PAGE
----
A case study of civil society organisations' initiatives for the development and promotion of linguistic human rights in Zimbabwe (1980-2004)

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dc.contributor.author Nyika, Nicholus
dc.date.accessioned 2008-10-23T07:18:59Z
dc.date.available 2008-10-23T07:18:59Z
dc.date.issued 2008-10-23T07:18:59Z
dc.identifier.uri http://hdl.handle.net/10539/5797
dc.description.abstract This thesis considers the initiatives of civil society organizations involved in efforts to revitalize the endoglossic minority languages in Zimbabwe in the period following the attainment of political independence in 1980. The study sought to understand how particular organs of civil society in Zimbabwe, such as the Catholic Commission for Justice and Peace in Zimbabwe, Silveira House, Save the Children Fund (United Kingdom), and the African Languages Research Institute, have contributed to the development and promotion of linguistic human rights in Zimbabwe. These civil society organizations have worked with grassroots organizations formed by speakers of the endoglossic minority languages, such as the Tonga Language and Cultural Organization and the Zimbabwe Indigenous Languages Promotion Association. This thesis traces the initiatives undertaken by these organs of civil society through the formation of collaborative networks involving the various actors who collectively mobilized for the linguistic human rights of minority language groups in Zimbabwe. A qualitative approach to research was adopted for this study. Data was collected through qualitative interviews with key informants as well as through documentary materials that were collected from the identified organizations involved in the minority language revitalization project in Zimbabwe. Drawing on analytic frameworks of language revitalization efforts advanced by Fishman (1991, 2001), Crystal (2000), Skutnabb- Kangas (2000) and Adegbija (1997), I argue that the minority language revitalization efforts in Zimbabwe targeted two main domains of language use; education and the media. I further identify three main strategies that were adopted in advocating for an increased presence of the minority languages in these domains. The first strategy involved what Fishman calls the search for “ideological consensus” and “prior value consensus”. This strategy involved efforts by the language activists to mobilize the grassroots members of the minority language-speaking community to assume an ideological orientation whereby the minority languages were viewed as a resource and a right, and to actively participate in developing and promoting their languages. The second strategy arose from the focus on the state’s language ideology as constituting the basis on which the marginalization of their languages was legitimated. This second strategy, identified as an ideological or politically-oriented language revitalization strategy, involved instituting measures that challenged the state’s language policy as the manifestation of an exclusionary and linguicist state language ideology. The third strategy, identified as a language-based and technically-oriented language revitalization strategy involved initiatives geared towards corpus development of the minority endoglossic languages. This thesis concludes that these language revitalization initiatives were successful because as a result of these initiatives, the Government of Zimbabwe made concessions that gave the minority language groups a bigger stake in their targeted domains: the Ministry of Information and Publicity set up a radio station broadcasting exclusively in the minority languages, and the Ministry of Education, Sport and Culture put in place new provisions on the learning and teaching of minority languages which allowed for the teaching of minority languages up to Grade 7 by 2005, with room for annual progression to secondary school level. en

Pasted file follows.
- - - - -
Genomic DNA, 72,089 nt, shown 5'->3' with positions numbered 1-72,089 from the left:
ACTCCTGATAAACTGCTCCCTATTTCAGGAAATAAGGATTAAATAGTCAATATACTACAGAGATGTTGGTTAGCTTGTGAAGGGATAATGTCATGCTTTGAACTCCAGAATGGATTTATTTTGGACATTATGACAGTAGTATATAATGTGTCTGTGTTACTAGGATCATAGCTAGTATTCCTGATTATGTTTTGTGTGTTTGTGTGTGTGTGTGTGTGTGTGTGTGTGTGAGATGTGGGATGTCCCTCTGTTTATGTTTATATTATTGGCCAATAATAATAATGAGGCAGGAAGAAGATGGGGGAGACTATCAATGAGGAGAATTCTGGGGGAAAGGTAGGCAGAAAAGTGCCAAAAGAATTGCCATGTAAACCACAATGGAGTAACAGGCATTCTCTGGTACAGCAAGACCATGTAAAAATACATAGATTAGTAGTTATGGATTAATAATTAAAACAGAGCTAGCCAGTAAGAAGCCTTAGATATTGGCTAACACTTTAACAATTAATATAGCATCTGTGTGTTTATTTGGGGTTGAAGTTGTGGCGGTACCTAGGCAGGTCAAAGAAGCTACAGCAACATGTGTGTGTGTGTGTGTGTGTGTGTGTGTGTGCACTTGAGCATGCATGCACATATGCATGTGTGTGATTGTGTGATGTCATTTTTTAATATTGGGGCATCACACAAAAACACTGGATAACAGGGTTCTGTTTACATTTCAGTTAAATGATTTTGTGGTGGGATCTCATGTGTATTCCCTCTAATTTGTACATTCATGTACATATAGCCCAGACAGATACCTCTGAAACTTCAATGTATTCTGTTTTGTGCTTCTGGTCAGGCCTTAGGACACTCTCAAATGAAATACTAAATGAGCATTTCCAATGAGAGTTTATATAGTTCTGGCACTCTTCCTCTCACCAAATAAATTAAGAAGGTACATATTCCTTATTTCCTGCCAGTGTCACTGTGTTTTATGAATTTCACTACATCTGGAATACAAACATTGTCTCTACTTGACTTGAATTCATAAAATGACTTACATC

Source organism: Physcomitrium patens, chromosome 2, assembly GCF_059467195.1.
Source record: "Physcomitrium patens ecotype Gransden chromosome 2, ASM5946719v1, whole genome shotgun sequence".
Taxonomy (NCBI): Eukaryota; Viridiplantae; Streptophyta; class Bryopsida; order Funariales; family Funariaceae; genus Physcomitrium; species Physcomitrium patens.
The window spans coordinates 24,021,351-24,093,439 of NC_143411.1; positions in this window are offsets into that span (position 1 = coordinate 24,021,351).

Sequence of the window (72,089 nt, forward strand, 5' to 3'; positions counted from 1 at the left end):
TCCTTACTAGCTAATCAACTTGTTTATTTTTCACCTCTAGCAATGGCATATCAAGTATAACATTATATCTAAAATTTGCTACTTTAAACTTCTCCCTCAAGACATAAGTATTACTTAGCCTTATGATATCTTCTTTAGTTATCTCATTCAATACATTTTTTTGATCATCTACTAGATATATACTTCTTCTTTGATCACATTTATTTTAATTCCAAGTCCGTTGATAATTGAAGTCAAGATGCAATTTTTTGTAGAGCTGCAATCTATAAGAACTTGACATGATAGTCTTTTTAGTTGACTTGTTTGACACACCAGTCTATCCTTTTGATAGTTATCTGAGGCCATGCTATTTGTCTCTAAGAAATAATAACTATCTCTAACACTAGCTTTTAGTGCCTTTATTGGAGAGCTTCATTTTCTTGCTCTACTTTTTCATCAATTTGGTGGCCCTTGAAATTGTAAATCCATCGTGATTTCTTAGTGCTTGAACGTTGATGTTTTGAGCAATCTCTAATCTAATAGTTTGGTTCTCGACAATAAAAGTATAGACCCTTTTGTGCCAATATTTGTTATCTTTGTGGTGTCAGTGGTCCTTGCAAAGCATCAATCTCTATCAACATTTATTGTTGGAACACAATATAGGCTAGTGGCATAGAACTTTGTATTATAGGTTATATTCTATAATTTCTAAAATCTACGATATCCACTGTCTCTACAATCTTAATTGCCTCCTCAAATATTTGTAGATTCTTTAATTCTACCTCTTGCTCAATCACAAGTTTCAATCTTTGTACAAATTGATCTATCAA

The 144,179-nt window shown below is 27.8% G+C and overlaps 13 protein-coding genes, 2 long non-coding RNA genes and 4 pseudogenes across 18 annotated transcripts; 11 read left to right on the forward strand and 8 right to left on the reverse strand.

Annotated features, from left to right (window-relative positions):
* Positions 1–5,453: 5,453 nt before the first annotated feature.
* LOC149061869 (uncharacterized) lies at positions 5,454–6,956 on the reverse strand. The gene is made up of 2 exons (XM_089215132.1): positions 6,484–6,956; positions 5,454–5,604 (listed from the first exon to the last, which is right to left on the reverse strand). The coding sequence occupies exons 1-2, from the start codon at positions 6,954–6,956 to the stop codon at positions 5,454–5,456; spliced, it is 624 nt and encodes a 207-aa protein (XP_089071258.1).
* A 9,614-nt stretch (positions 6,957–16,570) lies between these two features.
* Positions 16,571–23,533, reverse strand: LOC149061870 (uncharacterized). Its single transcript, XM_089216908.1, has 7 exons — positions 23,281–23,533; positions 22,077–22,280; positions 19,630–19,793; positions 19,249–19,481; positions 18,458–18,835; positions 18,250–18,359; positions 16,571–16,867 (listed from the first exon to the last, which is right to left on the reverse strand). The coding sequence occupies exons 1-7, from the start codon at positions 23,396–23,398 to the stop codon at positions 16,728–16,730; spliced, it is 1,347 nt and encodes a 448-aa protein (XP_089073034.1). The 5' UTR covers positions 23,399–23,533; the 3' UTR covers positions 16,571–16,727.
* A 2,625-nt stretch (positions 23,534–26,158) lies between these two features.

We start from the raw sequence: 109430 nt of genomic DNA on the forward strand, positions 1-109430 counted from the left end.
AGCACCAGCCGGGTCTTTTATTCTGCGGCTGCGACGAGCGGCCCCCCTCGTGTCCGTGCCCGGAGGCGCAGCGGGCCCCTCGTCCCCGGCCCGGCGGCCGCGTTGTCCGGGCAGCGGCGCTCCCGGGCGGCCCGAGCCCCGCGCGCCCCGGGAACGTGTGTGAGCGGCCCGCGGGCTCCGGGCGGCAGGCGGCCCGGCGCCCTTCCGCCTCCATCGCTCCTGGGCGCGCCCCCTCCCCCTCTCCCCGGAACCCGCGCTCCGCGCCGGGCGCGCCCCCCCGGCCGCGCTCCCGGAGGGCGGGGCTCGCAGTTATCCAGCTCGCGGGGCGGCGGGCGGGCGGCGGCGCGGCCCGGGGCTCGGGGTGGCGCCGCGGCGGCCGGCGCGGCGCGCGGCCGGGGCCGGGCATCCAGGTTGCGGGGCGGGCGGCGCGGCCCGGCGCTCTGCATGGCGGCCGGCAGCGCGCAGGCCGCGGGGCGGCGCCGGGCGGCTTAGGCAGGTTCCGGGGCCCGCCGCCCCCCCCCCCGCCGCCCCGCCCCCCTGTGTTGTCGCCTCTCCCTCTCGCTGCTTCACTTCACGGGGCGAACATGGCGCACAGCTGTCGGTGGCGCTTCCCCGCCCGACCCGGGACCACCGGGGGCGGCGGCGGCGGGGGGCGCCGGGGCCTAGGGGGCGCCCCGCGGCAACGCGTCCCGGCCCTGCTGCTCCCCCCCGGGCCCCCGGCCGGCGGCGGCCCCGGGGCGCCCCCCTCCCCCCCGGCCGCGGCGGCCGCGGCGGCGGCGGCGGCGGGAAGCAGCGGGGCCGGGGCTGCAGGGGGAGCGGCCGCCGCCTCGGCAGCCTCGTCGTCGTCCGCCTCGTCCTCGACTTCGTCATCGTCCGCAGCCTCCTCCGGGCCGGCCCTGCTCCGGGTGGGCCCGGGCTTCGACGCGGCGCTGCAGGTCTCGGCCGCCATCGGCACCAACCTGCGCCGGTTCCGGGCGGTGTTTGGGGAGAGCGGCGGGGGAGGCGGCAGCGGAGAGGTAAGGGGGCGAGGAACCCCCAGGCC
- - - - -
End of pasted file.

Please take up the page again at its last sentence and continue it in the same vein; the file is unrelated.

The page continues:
dc.language.iso en en
dc.subject Linguistic Human Rights en
dc.subject Minority Languages en
dc.subject Exoglossic Languages en
dc.subject Endoglossic Languages en
dc.subject Language Revitalization en
dc.subject Language Policy en
dc.subject Language Planning en
dc.subject Zimbabwe en
dc.subject Shona en
dc.subject Ndebele en
dc.title A case study of civil society organisations' initiatives for the development and promotion of linguistic human rights in Zimbabwe (1980-2004) en
dc.type Thesis en


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    Thesis (Ph.D.)--University of the Witwatersrand, 1972.

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